Congressional panel examines contractor drawdown in Iraq

Finds military guidance lacking

By Dana Hedgpeth
Washington Post / March 30, 2010

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WASHINGTON — A congressional committee yesterday questioned one of the Pentagon’s biggest defense companies and military leaders about how they plan to reduce the nearly 100,000 contractor employees in Iraq, as the United States draws down its military forces there.

“Taxpayers need assurance that contractors don’t have unnecessary staff hanging around — accidentally or by design — without work, but still drawing pay,’’ the Commission on Wartime Contracting in Iraq and Afghanistan said in its prepared statement.

The Pentagon expects the number of contractor employees in Iraq — mostly foreign nationals and Iraqis — to have declined from 149,000 in January 2009 to no more than 75,000 by August 2010. KBR, of Houston, has the largest service contract, $38 billion, for logistic services including equipment maintenance, feeding troops, and other work.

A recent Pentagon inspector general report found that KBR contractors were billing the government for 12 hours in doing truck maintenance, but in reality were working an average of 1.3 hours — a waste of $21 million. The report also found that KBR could save $193 million if it drew down its workforce faster, according to an audit by the Defense Contract Audit Agency.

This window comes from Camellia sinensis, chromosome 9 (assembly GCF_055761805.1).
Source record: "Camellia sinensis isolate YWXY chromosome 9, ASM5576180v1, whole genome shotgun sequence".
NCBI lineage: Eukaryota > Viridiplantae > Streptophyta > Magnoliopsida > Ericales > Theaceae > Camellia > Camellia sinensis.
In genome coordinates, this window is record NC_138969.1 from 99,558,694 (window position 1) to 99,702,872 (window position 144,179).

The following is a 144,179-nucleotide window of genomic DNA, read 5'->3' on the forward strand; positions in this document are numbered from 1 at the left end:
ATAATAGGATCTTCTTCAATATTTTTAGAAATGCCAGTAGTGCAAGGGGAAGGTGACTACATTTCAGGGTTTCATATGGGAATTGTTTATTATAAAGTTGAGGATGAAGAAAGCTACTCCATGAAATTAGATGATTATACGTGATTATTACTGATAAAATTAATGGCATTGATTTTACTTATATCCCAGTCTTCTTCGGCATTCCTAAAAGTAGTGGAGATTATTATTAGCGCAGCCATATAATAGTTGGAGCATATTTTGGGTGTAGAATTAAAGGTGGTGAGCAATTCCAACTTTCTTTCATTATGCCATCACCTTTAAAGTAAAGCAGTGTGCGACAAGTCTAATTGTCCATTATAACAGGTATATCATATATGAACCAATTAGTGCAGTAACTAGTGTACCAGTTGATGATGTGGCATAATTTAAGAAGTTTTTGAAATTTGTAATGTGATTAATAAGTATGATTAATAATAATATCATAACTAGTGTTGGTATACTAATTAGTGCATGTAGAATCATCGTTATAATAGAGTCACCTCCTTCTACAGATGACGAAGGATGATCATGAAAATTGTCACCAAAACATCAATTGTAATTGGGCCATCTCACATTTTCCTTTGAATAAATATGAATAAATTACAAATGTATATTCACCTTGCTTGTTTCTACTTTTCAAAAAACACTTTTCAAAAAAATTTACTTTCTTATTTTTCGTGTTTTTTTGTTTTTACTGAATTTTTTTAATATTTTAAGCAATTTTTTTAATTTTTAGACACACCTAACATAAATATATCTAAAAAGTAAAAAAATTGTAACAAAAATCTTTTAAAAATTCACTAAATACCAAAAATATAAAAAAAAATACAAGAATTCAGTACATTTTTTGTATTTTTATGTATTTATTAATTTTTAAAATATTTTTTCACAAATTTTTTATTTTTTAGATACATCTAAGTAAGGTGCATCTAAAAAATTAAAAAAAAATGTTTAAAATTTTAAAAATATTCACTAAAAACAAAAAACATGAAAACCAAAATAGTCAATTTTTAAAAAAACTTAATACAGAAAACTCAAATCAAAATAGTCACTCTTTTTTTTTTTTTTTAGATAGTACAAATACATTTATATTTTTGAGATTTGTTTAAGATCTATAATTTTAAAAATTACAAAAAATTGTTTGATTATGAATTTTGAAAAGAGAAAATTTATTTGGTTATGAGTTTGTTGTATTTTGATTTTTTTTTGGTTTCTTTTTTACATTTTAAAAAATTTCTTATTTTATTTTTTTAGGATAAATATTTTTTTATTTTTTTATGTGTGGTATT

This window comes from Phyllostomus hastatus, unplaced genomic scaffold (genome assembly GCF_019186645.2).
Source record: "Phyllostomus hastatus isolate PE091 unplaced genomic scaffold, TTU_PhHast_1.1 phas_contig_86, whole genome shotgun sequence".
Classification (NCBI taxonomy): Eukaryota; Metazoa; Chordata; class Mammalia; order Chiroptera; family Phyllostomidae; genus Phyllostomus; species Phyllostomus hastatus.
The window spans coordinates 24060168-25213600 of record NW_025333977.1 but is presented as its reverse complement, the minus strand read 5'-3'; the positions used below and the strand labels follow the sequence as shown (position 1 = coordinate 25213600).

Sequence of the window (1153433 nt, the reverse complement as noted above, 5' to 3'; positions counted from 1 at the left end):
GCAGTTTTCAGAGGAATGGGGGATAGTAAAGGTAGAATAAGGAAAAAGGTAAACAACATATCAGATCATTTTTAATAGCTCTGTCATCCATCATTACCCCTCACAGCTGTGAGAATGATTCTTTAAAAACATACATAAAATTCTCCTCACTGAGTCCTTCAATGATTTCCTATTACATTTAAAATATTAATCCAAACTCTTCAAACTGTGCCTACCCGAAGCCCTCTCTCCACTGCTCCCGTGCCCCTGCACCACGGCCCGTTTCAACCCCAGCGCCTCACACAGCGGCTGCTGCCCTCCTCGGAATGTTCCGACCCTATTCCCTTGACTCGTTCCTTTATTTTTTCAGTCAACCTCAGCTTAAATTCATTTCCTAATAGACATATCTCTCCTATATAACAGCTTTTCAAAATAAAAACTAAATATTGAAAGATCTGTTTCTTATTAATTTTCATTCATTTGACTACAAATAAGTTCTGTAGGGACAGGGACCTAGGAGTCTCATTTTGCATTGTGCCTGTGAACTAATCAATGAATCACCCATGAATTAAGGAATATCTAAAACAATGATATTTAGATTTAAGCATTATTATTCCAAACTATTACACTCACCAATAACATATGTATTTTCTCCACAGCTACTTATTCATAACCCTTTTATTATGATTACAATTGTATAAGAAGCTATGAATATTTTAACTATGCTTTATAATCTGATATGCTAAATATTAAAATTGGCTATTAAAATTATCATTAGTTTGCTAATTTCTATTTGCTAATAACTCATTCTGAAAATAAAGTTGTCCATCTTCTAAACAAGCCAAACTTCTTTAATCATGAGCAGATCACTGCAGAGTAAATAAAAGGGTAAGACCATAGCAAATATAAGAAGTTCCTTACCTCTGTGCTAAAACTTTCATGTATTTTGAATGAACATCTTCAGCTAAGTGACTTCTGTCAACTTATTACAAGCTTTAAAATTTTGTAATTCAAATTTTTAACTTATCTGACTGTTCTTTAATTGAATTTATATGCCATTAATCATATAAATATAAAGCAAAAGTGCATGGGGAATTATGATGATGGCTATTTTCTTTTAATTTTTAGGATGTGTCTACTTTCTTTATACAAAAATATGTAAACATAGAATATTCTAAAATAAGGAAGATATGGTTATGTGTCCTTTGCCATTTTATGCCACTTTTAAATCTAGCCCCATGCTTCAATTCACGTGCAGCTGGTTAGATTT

KBR defended its practices in written responses to the auditors, saying that under the contract, it is up to the US military to decide what work it wants done and set the staffing needs. It also said that it has put in place more cost-efficient methods for doing its work.

Officials on the wartime commission said they are concerned that the US military has “yet to make key decisions that will affect contractors’ draw down plans.’’

“The government is not giving contractors adequate guidance on events, dates, and requirements for them to trim or redeploy workforces appropriately,’’ the commissioners said in the prepared statement.

Lieutenant General James Pillsbury, deputy commanding general of the US Army Materiel Command, which is helping oversee the drawdown of the logistics operations in Iraq, said the “magnitude and scope of the Iraq drawdown is unprecedented.’’